Furthermore, the expression of X-linked genes is significantly different among RTT-wt-iPSCs, RTT-mu-iPSCs and RTT-bi-iPSCs (Fig. 4A). RTT-mu-iPSCs showed higher gene expression values than RTT-wt-iPSCs (q = 4.43e−4), but lower expression than RTT-bi-iPSCs (q = 6.60e–16; Fig. 4A). This result suggests that MeCP2 and XIST are important factors for the regulation of X-linked gene expression. Several X-linked genes were shown to escape from XCI. Carrel et al. (38) extensively classified X-linked genes into three classes: escape, subject and heterogeneous, which represent genes escaping XCI, those strictly subject to XCI, and those showing loose XCI. We used their categories and compared the expression values of X-linked genes. In the subject category, RTT-mu-iPSCs showed a similar expression pattern to total X chromosome genes, and exhibited significantly a higher gene expression value than RTT-wt-iPSCs (q = 2.96e–2), and significantly lower expression than RTT-bi-iPSCs. (q = 6.11e − 9; Fig. 4B). Interestingly, expression values of heterogeneous genes were significantly lower in RTT-mu-iPSCs compared with RTT-bi-iPSCs (q = 1.64e–2), but there is no significant difference in heterogeneous gene expression between RTT-wt-iPSCs and RTT-mu-iPSCs (q = 0.214; Fig. 4C). In contrast, in RTT-mu-iPSCs expression values of escape genes were significantly greater compared with RTT-wt-iPSCs (q = 1.66e–3), but similar to RTT-bi-iPSCs (q = 0.116; Fig. 4D). Previously, the escape genes were defined by biallelic expression regardless of XCI. However, our analysis suggests that expression of escape genes is subjected to XCI in pluripotent stem cells. Interestingly MeCP2 seems to play an active role in repressing the escape genes, but not in the heterogeneous genes. It will be interesting to examine whether MeCP2 has a similar role in differentiated cells and affects genes on X chromosomes, especially escape genes.

Figure 4.

Expression of genes in X chromosome among mono-allelic wild type and mutant, and biallelic RTT-iPSCs. Relative expression level to average of all RTT-iPSCs are shown (log2 scale): (A) average all; (B), ‘heterogeneous’; (C), ‘subject’; (D), ‘escape’ X-linked genes which are defined by Carrel et al. (38).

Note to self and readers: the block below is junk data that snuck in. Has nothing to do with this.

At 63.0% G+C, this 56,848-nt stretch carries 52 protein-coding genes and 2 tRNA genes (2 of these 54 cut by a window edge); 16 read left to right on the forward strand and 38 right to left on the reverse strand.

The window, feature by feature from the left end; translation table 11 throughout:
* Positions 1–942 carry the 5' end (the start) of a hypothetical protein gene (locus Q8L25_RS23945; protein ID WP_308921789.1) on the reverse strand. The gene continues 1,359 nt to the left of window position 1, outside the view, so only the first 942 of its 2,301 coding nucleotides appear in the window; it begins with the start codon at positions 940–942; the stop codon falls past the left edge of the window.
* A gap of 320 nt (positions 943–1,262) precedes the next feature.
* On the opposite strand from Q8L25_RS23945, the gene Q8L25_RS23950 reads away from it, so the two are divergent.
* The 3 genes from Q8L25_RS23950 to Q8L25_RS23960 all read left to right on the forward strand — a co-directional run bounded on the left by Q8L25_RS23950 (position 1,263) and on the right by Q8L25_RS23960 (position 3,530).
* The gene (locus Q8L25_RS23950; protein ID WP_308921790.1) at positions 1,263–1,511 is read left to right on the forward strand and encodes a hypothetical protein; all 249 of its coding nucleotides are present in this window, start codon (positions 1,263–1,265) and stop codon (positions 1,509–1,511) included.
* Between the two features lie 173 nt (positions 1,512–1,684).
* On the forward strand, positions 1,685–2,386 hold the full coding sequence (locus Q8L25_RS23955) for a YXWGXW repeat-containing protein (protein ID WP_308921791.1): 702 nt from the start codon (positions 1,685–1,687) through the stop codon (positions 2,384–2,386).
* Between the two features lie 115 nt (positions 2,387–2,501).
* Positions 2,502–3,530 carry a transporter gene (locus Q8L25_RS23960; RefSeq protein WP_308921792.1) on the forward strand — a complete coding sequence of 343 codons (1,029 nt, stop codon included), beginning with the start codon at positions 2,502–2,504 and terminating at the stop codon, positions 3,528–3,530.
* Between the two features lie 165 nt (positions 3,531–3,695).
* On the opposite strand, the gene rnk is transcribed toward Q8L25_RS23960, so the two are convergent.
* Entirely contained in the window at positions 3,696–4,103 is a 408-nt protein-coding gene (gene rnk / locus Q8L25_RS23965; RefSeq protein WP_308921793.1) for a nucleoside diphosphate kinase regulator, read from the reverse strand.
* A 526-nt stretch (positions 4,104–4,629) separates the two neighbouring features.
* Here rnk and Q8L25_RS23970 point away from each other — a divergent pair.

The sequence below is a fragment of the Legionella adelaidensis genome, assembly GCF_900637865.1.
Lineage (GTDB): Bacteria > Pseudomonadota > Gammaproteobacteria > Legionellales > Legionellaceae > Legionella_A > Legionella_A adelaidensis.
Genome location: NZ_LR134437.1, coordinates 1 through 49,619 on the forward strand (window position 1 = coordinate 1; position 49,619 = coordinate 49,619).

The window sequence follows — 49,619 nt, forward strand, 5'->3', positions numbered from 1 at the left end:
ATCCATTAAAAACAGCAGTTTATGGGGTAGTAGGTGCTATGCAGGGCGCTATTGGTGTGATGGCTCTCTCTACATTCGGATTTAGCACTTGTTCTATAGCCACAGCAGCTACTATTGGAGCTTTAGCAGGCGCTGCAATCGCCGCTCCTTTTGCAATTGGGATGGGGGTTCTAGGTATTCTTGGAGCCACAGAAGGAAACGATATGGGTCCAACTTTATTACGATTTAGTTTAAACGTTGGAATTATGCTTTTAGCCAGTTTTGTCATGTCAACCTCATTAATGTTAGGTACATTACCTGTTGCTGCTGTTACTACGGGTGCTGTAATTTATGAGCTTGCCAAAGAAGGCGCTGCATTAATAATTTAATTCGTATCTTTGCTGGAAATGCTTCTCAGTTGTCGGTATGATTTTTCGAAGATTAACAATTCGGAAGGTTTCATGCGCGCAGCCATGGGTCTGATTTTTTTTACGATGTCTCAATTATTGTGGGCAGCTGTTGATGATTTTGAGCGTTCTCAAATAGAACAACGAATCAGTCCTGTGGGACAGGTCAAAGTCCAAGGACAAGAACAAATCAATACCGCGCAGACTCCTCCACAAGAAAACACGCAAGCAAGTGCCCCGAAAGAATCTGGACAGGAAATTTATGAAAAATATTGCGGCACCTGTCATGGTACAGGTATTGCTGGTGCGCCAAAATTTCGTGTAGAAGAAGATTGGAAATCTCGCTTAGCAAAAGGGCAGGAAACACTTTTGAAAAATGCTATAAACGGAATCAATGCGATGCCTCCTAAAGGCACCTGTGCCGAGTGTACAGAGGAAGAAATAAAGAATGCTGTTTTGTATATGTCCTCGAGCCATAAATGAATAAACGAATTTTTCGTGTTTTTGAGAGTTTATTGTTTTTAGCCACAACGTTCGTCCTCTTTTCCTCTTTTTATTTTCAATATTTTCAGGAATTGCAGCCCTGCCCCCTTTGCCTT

Figure 4.

Expression of genes in X chromosome among mono-allelic wild type and mutant, and biallelic RTT-iPSCs. Relative expression level to average of all RTT-iPSCs are shown (log2 scale): (A) average all; (B), ‘heterogeneous’; (C), ‘subject’; (D), ‘escape’ X-linked genes which are defined by Carrel et al. (38).

Regulation of distinct genes in each RTT-iPSC

Although different mutations in MeCP2 cause similar RTT symptoms, distinct cognitive and clinical consequences in patients with different mutations suggest that different functions are affected in MeCP2 (39). In order to determine the regulation of gene expression in pluripotent stem cells by different mutations in MECP2, genes with ≥1.5-fold changes between wild-type and mutant RTT-iPSCs were compared. In order to analyze the effect of MeCP2 loss on gene regulation with those from each MECP2 mutation, differential gene expression from MeCP2 KD was included for comparison. Among affected pathways are included those involved in neurodevelopment as well as signaling transduction pathways (Fig. 5A). Pathways, such as neuron projection development and axon guidance, were affected in MeCP2 KD, RTT4 and RTT5 mutant iPSCs, while the pathway in synaptic transmission is affected in MeCP2 KD and RTT3-iPSCs. Among non-neuronal functions, RTT4 and RTT5 mutant iPSCs showed affected pathways in small GTPase-mediated signaling transduction and Ras protein signaling pathway. Proteinaceous extracellular matrix is affected in MeCP2 KD, RTT3 and RTT4. Different types of biological pathways were shown affected by different mutations. We have performed qPCR analysis of AKT1 and NOTCH1, which are required for neuronal development. In RNA-seq, AKT1 showed differential expression in RTT2 and RTT3, whereas NOTCH1 is downregulated in all RTTs. Like RNA-seq data, AKT1 showed lower expression in RTT2 and RTT3 but not in RTT5-iPSC (Fig. 5B). Meanwhile, we confirmed that NOTCH1 is repressed in RTT3, RTT4 and RTT5-iPSCs (Fig. 5C). The pathways involved in stem cell development and differentiation were not affected in any of the mutations of MeCP2 or KD iPSCs (Fig. 5A), suggesting that MeCP2 mutations do not affect stem cell development and differentiation. The functional implication of the different pathways affected by different mutations in MeCP2 will be important in elucidating the neuro- and non-neuronal pathophysiology of RTT.